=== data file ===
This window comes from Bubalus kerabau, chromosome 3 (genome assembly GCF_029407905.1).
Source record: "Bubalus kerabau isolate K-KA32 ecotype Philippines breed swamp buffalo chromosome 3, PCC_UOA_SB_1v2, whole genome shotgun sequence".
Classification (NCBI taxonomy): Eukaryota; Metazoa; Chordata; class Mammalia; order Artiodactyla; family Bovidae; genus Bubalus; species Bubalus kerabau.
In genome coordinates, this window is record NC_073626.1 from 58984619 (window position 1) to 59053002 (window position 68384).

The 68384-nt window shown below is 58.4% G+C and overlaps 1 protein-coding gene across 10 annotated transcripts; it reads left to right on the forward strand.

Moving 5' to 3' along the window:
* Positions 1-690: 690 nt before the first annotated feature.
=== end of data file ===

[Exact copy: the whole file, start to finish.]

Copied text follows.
This window comes from Bubalus kerabau, chromosome 3 (genome assembly GCF_029407905.1).
Source record: "Bubalus kerabau isolate K-KA32 ecotype Philippines breed swamp buffalo chromosome 3, PCC_UOA_SB_1v2, whole genome shotgun sequence".
Classification (NCBI taxonomy): Eukaryota; Metazoa; Chordata; class Mammalia; order Artiodactyla; family Bovidae; genus Bubalus; species Bubalus kerabau.
In genome coordinates, this window is record NC_073626.1 from 58984619 (window position 1) to 59053002 (window position 68384).

The 68384-nt window shown below is 58.4% G+C and overlaps 1 protein-coding gene across 10 annotated transcripts; it reads left to right on the forward strand.

Moving 5' to 3' along the window:
* Positions 1-690: 690 nt before the first annotated feature.